View Image Gallery of Tribe Rhodostrophiini

This group is characterised in the adult by a well developed, elongate or spatulate, often densely setose uncus in the male genitalia. The gnathus is well developed, apically acute. Part of the second sternite between the male tympanic bullae is setose or rugose, and the hind-tibia bears a hair pencil. The male antennae of most genera are robustly ciliate rather than bipectinate.

Female genitalia in the tribe are variable, but usually have the bursa generally scobinate, sometimes with a signum formed of a denser, more sclerotised area of scobination.

No diagnostic features for the larvae, apart from very slender build, have been located in the literature. Prout (1913, Gross-Schmett. Erde 4: 36) described the cremaster of the type genus as having two strong spines at the extremity, small knots at their base, and two pairs of hooks anterior to them. Nakamura (1994) noted a similar condition in Dithecodes Warren and Organopoda Hampson: a strong, bifurcate terminal pair, with two pairs of smaller hooks on a triangular cremaster. The F-seta of the head is bristly in these genera.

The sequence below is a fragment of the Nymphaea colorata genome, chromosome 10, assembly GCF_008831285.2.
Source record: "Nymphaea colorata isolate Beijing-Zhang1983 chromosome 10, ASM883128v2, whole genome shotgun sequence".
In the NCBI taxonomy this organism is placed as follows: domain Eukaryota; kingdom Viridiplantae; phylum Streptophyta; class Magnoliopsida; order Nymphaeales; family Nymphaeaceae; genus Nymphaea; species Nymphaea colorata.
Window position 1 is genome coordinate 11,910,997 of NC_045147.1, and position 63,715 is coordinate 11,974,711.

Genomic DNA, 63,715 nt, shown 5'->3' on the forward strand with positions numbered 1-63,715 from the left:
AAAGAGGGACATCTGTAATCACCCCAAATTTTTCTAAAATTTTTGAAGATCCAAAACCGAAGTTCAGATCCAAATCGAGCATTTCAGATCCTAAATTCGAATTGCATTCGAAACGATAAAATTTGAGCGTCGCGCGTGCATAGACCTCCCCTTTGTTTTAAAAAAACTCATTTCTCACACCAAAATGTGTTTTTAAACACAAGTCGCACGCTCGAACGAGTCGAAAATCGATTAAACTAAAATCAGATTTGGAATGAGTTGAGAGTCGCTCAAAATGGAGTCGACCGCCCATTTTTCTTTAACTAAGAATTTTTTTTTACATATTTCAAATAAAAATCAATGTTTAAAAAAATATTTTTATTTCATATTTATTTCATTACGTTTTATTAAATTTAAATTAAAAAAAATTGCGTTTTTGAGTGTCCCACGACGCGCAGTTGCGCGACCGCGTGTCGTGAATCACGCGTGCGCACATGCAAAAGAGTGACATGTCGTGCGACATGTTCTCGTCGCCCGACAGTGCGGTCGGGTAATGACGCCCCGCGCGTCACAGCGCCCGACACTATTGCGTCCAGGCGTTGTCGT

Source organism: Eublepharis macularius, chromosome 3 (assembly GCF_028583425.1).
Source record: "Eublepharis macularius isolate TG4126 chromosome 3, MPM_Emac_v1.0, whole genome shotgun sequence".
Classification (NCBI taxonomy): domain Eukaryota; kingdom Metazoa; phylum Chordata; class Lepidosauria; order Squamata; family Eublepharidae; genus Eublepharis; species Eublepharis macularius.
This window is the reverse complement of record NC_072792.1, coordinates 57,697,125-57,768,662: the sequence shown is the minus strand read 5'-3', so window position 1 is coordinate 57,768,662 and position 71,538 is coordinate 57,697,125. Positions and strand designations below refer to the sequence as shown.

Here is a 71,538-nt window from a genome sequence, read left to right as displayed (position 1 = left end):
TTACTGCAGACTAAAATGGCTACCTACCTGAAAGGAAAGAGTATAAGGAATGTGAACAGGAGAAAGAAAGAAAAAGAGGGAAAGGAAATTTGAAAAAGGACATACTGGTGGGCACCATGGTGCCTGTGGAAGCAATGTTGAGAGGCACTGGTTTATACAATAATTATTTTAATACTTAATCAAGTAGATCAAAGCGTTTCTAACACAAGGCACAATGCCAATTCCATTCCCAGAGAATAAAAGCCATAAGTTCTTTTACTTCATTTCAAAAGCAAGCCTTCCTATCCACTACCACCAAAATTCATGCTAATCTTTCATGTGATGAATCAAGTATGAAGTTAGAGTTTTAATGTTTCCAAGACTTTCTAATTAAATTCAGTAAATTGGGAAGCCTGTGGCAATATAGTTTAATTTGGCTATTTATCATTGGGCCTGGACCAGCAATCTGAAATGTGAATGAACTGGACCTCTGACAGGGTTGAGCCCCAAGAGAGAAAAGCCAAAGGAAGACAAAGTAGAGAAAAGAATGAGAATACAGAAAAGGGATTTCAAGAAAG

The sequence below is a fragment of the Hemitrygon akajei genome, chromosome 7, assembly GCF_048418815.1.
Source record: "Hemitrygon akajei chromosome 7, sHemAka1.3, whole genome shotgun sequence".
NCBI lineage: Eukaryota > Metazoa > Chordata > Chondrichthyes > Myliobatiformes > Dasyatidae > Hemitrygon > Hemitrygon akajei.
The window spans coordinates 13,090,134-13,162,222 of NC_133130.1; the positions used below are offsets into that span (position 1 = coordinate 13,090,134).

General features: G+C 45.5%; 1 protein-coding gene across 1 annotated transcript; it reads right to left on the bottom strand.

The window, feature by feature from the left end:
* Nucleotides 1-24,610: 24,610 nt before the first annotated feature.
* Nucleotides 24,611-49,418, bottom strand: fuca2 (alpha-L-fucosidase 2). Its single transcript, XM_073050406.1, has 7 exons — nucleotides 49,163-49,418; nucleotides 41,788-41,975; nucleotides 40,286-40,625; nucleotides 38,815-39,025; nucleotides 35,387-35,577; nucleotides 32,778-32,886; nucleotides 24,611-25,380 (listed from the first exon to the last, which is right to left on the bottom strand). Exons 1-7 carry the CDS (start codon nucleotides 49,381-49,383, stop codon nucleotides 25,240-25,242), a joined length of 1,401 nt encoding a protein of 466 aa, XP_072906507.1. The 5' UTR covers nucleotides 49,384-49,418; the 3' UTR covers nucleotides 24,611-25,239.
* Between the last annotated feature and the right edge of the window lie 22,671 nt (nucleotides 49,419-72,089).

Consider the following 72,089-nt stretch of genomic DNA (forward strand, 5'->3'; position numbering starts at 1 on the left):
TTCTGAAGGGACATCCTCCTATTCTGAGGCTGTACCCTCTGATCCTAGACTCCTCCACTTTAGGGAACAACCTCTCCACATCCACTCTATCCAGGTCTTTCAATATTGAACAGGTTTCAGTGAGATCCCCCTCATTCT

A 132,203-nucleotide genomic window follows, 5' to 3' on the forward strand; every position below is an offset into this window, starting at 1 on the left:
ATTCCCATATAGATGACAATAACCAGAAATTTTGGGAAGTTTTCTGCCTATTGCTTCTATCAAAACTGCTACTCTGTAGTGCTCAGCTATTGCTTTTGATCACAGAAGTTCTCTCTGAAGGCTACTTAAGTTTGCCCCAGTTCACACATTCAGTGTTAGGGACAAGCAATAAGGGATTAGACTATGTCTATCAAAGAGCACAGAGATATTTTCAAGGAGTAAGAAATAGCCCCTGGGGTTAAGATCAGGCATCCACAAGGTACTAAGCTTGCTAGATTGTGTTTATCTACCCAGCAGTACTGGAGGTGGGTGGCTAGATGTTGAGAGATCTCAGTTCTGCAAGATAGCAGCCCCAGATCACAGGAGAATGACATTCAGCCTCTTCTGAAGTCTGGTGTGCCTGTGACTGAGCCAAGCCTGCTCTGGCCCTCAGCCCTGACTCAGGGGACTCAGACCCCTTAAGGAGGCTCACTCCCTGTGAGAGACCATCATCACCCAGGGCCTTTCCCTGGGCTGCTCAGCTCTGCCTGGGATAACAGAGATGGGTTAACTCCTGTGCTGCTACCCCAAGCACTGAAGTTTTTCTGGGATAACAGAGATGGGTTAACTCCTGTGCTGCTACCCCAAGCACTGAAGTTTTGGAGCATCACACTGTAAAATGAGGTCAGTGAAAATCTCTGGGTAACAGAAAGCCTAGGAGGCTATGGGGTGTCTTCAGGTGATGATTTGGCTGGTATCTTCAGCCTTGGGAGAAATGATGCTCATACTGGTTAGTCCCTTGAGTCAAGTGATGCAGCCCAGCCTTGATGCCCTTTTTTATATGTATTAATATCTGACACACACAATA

No strong host-plant specialisms have been noted, but most records are of arboreal feeding, though Prout (loc. cit.) referred to 'low plants'.

The type genus, Rhodostrophia Hübner, is primarily Palaearctic but extends into the Himalayan ranges and those of western China. Several of the genera discussed here were described by Prout (1932a).

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